The Tibetan Arts and Literature Initiative (TALI) supports projects that promote Tibetan culture and language in Tibetan areas within the People’s Republic of China. TALI is a non-profit, non-governmental organization with no political or religious affiliations. Project partners include artists, writers and educators, officials, and local community members, as well as Tibetan cultural associations and other non-governmental organizations. TALI is committed to supporting or implementing projects in the following categories: Tibetan-language children’s books; Tibetan-language children’s audiovisual materials of educational or entertaining nature; Enrichment programming aimed at promoting the early appreciation of Tibetan language, literature and the arts among Tibetan children; Short-term training for Tibetan artists, writers and educators; and Exchanges and collaboration between Tibetan artists, writers and educators and their counterparts in and outside the People’s Republic of China.
Ph.D., Chinese Literature, University of Pennsylvania, 2002
Patricia Schiaffini-Vedani is the President and Founder of TALI. Patricia holds a Ph.D. in Chinese Literature from the University of Pennsylvania. She has taught Chinese language, as well as Tibet and China-related courses, at the University of Pennsylvania, Pomona College, Southwestern University, and Texas State University. Her articles on different aspects of sinophone modern Tibetan literature and modern Chinese literature, as well as some interviews with prominent Tibetan writers, have been published in the Journal of International Affairs, World Literature Today, Latse Library Newsletter, Quimera, Estudios de Asia y África, Revista Española del Pacífico, Contemporary Tibetan Literary Studies(Leiden: Brill, 2006), Sinophone Studies: A Critical Reader (Columbia University Press, 2013). Her volume Modern Tibetan Literature and Social Change, co-edited with fellow TALI board member Lauran Hartley, was published by Duke University Press in 2008. She has recently published Enticement: Stories of Tibet, a translation of short stories by Tibetan writer Pema Tseden (SUNY Press, 2018).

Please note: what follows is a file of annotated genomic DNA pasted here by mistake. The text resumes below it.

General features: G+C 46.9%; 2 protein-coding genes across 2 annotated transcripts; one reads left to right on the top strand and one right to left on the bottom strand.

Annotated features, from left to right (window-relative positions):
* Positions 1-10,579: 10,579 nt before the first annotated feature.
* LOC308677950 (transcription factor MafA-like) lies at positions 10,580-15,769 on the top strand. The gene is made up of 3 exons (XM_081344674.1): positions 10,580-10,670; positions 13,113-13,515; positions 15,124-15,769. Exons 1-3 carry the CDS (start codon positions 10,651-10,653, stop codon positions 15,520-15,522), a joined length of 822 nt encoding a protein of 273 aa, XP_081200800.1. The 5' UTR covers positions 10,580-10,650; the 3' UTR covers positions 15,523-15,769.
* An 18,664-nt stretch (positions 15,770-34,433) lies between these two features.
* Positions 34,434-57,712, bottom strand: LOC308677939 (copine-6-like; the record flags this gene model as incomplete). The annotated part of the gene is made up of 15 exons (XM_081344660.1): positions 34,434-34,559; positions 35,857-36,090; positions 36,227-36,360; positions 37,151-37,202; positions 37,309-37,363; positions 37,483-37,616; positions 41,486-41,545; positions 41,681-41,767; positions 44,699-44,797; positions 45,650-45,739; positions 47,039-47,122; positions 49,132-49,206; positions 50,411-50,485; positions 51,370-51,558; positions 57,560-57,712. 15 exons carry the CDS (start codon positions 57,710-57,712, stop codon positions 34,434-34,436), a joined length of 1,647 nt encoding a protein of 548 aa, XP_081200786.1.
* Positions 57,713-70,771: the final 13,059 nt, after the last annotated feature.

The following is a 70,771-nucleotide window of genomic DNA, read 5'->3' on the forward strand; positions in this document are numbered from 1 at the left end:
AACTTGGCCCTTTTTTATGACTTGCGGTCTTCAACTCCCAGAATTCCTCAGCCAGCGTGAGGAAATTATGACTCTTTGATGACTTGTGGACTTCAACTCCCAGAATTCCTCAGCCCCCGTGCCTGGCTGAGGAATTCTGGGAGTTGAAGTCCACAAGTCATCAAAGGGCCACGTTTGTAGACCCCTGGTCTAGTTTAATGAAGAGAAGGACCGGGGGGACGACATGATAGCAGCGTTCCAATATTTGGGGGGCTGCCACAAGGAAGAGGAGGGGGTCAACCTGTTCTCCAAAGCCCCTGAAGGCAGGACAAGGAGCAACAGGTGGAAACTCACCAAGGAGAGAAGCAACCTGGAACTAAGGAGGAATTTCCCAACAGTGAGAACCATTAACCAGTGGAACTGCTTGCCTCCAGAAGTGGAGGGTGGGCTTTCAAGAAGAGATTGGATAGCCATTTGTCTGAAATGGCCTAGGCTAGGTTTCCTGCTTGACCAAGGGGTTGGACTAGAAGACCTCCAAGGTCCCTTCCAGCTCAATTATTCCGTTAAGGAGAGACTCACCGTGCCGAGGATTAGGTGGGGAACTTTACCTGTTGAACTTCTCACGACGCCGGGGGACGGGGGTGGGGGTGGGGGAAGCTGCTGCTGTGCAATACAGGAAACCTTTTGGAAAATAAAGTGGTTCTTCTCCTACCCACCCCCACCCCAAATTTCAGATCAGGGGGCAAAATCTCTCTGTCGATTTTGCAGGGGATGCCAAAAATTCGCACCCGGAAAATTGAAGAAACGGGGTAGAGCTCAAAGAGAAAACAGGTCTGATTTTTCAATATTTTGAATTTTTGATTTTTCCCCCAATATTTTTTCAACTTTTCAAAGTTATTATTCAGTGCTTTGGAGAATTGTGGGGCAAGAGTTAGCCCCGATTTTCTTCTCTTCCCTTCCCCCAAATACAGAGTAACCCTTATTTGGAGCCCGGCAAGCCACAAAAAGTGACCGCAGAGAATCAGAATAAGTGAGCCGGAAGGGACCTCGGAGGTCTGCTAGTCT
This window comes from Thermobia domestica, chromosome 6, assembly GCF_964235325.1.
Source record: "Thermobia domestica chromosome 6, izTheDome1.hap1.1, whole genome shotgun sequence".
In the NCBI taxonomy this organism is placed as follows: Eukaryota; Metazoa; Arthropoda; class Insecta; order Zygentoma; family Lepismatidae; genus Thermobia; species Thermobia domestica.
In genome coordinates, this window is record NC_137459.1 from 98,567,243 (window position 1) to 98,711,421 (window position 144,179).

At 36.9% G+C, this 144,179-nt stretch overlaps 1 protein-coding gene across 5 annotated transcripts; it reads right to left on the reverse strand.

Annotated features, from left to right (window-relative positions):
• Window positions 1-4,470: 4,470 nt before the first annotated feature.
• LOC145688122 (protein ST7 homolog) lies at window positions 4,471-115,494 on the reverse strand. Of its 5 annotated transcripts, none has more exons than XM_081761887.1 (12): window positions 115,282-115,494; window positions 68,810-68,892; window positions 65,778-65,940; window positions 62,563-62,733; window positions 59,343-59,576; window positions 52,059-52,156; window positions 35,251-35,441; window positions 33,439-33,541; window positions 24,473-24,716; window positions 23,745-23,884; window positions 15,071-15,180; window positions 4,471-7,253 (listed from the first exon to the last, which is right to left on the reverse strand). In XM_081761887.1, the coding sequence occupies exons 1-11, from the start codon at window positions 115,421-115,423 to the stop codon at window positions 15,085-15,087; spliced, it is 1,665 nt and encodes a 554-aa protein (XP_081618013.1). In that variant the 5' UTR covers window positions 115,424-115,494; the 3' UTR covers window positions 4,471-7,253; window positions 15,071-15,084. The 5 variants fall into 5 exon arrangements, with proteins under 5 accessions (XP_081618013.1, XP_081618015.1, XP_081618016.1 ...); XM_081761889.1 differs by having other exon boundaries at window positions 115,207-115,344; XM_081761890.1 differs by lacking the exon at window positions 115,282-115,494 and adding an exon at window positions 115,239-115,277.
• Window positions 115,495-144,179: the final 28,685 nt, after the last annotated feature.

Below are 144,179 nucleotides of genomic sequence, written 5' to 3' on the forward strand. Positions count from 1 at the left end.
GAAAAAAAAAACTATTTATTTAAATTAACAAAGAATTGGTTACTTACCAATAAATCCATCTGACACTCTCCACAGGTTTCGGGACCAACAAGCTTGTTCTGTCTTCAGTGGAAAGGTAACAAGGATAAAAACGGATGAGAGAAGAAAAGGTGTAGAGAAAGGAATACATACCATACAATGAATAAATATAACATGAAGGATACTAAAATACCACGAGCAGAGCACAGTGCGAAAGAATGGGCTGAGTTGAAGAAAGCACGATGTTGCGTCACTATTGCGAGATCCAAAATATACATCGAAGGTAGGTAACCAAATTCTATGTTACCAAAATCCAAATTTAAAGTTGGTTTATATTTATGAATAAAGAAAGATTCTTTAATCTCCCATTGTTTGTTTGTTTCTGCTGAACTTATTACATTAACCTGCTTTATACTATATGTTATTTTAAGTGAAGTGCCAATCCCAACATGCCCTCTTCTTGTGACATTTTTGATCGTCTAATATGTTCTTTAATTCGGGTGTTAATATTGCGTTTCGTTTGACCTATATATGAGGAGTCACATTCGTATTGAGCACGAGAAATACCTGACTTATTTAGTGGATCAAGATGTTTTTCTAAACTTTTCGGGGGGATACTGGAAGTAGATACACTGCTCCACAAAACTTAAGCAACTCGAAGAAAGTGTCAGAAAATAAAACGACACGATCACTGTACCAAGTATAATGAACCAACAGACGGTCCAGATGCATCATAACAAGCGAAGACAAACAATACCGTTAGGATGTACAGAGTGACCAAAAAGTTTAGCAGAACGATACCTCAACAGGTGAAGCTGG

Tenzin Norbu Nangsal
Tibetan Language Researcher
Tenzin Norbu Nangsal is Vice-President of TALI. Born in Lhasa. He graduated from Tibet University in 1990 with a B.A. in Biology. From 1990 to 1993 he taught Tibetan language and biology in middle schools in Lhasa. From 1993 to 1996 he worked as environmental researcher in India. He has published a general introduction to Tibet's environment and two volumes on endangered species of Tibet, all written in the Tibetan language. He has taught courses on Tibetan language and culture at Virginia University, Indiana University and Columbia University. He has translated eight volumes of the Open Eye Children's Series into Tibetan. He has written several Tibetan-language children's stories: A Little Frog and a Crow, Little Shepperd, Little Shepperd, What Are You Doing?, Lhamo Trung Trung, Ten Early Readers, Concise Tibetan-English Visual Dictionary of Plants and Animals etc. He is one of the main contributors to a series of textbooks to teach Tibetan language to children. Tenzin Norbu Nangsal lectures widely around the world on techniques to teach Tibetan language to children.
Ph.D., Tibetan Studies, Indiana University